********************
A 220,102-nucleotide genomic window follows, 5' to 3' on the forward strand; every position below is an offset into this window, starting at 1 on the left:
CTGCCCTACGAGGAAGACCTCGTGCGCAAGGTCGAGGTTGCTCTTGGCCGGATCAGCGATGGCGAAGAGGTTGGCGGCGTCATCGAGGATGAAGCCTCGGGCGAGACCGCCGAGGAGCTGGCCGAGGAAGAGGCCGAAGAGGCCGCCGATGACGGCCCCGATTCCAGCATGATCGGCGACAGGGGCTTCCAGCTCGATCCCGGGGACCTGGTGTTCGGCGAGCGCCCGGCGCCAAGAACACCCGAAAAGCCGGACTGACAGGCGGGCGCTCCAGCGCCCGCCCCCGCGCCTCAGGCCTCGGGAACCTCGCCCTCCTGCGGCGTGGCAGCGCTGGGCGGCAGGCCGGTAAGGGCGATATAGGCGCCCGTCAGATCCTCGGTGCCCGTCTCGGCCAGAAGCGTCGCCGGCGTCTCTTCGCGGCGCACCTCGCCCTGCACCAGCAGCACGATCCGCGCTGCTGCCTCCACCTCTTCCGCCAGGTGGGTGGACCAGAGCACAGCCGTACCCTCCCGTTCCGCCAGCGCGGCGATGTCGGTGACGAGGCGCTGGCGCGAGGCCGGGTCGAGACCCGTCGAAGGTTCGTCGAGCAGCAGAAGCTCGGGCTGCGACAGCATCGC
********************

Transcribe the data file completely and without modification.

A 220,102-nucleotide genomic window follows, 5' to 3' on the forward strand; every position below is an offset into this window, starting at 1 on the left:
CTGCCCTACGAGGAAGACCTCGTGCGCAAGGTCGAGGTTGCTCTTGGCCGGATCAGCGATGGCGAAGAGGTTGGCGGCGTCATCGAGGATGAAGCCTCGGGCGAGACCGCCGAGGAGCTGGCCGAGGAAGAGGCCGAAGAGGCCGCCGATGACGGCCCCGATTCCAGCATGATCGGCGACAGGGGCTTCCAGCTCGATCCCGGGGACCTGGTGTTCGGCGAGCGCCCGGCGCCAAGAACACCCGAAAAGCCGGACTGACAGGCGGGCGCTCCAGCGCCCGCCCCCGCGCCTCAGGCCTCGGGAACCTCGCCCTCCTGCGGCGTGGCAGCGCTGGGCGGCAGGCCGGTAAGGGCGATATAGGCGCCCGTCAGATCCTCGGTGCCCGTCTCGGCCAGAAGCGTCGCCGGCGTCTCTTCGCGGCGCACCTCGCCCTGCACCAGCAGCACGATCCGCGCTGCTGCCTCCACCTCTTCCGCCAGGTGGGTGGACCAGAGCACAGCCGTACCCTCCCGTTCCGCCAGCGCGGCGATGTCGGTGACGAGGCGCTGGCGCGAGGCCGGGTCGAGACCCGTCGAAGGTTCGTCGAGCAGCAGAAGCTCGGGCTGCGACAGCATCGC